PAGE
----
Time Magazine has named President Barack Obama its “Person of the Year” for 2012, following a tumultuous year in U.S. politics. President Barack Obama won re-election after a hard-fought campaign against Republican Mitt Romney. But the president has no shortage of challenges awaiting him in a second term.
After a draining re-election campaign, President Barack Obama emerged victorious over Republican Mitt Romney and projected an upbeat approach to the next four years.
“With your stories and your struggles, I return to the White House more determined and more inspired than ever about the work there is to do, and the future that lies ahead," he said.
But the president had little time to enjoy his triumph. Obama quickly became involved in complicated negotiations with congressional Republicans to avert the so-called ‘fiscal cliff’. It is the combination of severe tax hikes and budget cuts that go into effect in January unless Congress and the president can reach agreement on a deficit-reduction plan.
And then in December, President Obama was once again called on to perform the role of national ‘healer-in-chief’ in the wake of the tragic school shootings in Newtown, Connecticut. “We can not tolerate this anymore. These tragedies must end. And to end them, we must change," he said.
But as he looks ahead to his second term, Obama has a chance to start over, says former Reagan White House chief of staff Ken Duberstein. “People are giving President Obama a second chance, perhaps to validate the promise he made in 2008, which was fundamentally to transform Washington in the way we work together or not work together," he said.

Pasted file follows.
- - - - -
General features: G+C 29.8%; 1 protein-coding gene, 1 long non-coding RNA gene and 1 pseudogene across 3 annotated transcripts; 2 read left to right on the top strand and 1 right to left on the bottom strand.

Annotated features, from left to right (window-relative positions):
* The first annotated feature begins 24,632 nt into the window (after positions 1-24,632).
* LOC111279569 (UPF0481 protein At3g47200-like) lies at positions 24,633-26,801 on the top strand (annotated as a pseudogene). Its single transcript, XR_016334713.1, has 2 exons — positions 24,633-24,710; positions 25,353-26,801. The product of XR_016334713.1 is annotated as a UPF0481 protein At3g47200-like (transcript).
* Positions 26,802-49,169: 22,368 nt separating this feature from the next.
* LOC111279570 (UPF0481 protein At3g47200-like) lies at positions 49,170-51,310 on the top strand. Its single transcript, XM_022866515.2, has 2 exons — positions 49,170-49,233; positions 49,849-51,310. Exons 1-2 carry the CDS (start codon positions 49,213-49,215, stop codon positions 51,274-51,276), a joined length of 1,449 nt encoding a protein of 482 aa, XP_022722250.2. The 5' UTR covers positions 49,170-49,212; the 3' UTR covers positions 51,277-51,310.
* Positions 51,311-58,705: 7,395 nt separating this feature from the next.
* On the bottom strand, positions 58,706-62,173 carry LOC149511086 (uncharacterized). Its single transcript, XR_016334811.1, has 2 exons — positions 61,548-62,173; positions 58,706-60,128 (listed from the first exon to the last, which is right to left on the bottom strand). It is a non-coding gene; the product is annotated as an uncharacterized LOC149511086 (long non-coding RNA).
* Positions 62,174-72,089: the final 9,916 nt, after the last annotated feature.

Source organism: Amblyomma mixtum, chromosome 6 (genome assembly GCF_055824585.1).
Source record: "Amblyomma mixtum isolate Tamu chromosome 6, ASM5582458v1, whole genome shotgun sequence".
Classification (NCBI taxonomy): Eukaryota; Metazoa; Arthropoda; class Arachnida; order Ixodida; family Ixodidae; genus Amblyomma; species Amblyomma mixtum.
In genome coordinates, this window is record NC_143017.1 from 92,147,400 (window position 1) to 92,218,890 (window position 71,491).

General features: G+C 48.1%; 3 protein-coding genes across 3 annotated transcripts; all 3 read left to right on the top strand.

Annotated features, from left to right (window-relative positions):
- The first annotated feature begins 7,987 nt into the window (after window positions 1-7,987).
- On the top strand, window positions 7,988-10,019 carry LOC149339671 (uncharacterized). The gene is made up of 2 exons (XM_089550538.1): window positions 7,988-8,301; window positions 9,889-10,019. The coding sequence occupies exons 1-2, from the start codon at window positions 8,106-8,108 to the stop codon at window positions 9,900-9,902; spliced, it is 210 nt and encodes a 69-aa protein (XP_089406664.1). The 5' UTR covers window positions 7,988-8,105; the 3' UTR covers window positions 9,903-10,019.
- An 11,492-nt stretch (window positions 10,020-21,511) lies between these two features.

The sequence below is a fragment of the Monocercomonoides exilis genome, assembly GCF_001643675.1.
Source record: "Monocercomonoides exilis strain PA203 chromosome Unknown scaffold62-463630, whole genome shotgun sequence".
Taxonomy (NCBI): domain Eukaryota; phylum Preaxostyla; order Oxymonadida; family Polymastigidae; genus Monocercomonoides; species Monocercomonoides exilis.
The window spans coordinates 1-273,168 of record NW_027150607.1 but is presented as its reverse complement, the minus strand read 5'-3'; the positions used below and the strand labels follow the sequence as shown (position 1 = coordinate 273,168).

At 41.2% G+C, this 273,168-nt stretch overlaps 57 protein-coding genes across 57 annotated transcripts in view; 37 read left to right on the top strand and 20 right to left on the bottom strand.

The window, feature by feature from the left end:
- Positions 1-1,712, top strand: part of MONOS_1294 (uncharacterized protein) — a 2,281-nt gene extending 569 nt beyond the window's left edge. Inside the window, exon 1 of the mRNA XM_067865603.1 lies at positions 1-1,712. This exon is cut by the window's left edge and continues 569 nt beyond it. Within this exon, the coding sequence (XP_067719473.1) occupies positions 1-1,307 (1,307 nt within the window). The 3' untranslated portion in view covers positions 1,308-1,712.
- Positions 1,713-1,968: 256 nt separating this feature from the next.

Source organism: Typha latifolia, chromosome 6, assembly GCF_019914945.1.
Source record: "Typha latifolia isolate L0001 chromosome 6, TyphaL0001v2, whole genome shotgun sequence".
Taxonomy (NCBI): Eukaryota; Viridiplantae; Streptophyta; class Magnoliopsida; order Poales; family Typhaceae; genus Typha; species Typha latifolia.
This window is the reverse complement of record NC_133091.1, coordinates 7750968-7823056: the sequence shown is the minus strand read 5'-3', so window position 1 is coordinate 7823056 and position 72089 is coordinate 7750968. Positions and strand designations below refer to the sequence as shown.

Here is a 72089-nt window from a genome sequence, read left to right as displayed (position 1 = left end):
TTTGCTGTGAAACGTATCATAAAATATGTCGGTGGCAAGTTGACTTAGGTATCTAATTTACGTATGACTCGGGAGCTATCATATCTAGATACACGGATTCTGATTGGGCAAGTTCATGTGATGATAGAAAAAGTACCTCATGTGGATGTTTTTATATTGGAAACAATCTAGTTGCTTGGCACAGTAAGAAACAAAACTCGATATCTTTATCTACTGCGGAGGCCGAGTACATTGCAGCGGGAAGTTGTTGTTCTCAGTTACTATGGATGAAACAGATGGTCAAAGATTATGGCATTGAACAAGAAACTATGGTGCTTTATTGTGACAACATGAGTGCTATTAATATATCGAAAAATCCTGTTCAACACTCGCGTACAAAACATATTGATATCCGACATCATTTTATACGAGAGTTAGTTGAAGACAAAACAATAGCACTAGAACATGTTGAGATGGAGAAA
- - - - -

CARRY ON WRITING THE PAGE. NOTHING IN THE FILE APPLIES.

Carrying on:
After four years of campaigning against the president, it is also an opportunity for Republicans to make a fresh start.
Thomas Mann, an analyst at the Brookings Institution, said “The reality is it is not tenable simply for Republicans to stay in opposition for the whole second term of President Obama. If they are seen as the obstacle to doing anything to solve our problems, they are writing their own death certificate.”
Democrats made modest election gains in both the House of Representatives and the Senate and that could encourage compromise from Republicans.
Matthew Dallek, a historian with the University of California, said “And I think you will see a little bit more give (compromise) potentially from some members of the Tea Party, from some of the more hard-edged conservatives who realize that they might have to soften some of their rhetoric, some of their positions if they want to win office.”
Ken Duberstein says the months ahead could bring tough decisions on taxes and government spending, and might mean the president will demand concessions from his Democratic allies in Congress. “A major part of leadership is occasionally saying ‘no’ to your strongest allies and ‘yes’ to some of your fiercest opponents. You have to bring people together," he said.
President Obama will be officially sworn in for a second term on January 20, with the public Inauguration ceremony the following day.